UNDERNEATH THE LINTEL by Glen Berger is a wonderful one-character play that is perfectly suited to the intimate FlynnSpace. It tells the story of an eccentric Dutch librarian and his pursuit of a fine on a book returned 113 years overdue. His initial fussy annoyance at the book's appearance in the overnight slot gradually turns to an intense international search for the book's history that leads to his own self-discovery.
The script is beautifully written and is sometimes poetic. For instance, the Librarian speaks lovingly of his date stamper saying, "It contains every date there ever was . . . all the trials and joys of history." There's also plenty of humor. At an early point he tells us he indulged in both inconspicuous and conspicuous sulking. As the Librarian makes his way around the globe, he's constantly confronted with depressing productions of the ubiquitous musical "Les Mis".
John Paul Devlin's set and Lauren Glover's lighting invite us to accept the piece as a lecture-demonstration of the evidences of the book's travels. A single platform holds all that is necessary – a blackboard, a suitcase holding various clues, a wooden armchair, a doorway and a screen for a sporadic and entertaining slide presentation. Joel Abbott's sound is very good and the choices of music, whether his or the director's, are excellent.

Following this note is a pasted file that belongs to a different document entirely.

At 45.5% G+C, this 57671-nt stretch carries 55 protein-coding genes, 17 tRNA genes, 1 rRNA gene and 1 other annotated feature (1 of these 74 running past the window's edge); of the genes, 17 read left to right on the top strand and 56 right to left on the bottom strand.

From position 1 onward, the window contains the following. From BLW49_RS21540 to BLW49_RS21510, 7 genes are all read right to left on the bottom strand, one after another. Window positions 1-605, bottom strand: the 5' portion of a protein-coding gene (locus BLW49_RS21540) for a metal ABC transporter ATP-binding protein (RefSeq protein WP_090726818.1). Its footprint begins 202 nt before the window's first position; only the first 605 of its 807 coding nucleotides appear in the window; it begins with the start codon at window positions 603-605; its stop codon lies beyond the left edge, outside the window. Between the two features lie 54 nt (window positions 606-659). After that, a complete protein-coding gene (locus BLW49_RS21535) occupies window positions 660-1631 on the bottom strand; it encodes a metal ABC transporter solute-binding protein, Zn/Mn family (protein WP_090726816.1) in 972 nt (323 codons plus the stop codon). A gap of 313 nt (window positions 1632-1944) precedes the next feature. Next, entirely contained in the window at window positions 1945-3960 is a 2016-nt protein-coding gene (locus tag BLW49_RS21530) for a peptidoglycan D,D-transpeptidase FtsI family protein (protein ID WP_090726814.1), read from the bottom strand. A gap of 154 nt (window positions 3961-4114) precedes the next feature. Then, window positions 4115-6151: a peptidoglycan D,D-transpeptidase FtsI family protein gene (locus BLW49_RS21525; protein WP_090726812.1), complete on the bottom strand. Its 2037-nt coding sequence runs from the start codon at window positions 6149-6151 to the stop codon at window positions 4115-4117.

Artistic Director Mark Nash, who plays the Librarian, is absolutely splendid in the role. He has an intensity of concentration and focus that is riveting. Mr. Nash has the ability to find all the facets of this quirky character and the perfect body language to make the Librarian live.
Director Jim Gaylord has done a fine job of staging and directing the piece. He and Mr. Nash have obviously worked closely together to find all the nuances of this intense character and fascinating script.
By the end of the play we admit the possibility that perhaps miracles do happen. As the Librarian says, "The act of accepting and the act of believing are two very different things." To quote Mr. Gaylord, "Perhaps for all of us life is. . . daily stepping out of the known into the unknown. . . . The key is finding the joy in that." We all want to write in indelible letters, "I was here!"
I first reviewed Mr. Nash in this play in March of 2004. I enjoyed it then and just as much this second time around. For those of you who have not seen Mark Nash in performance, this may be your last opportunity for a while and is a good reason to go. You may not have heard of UNDERNEATH THE LINTEL, but this gem is not to be missed.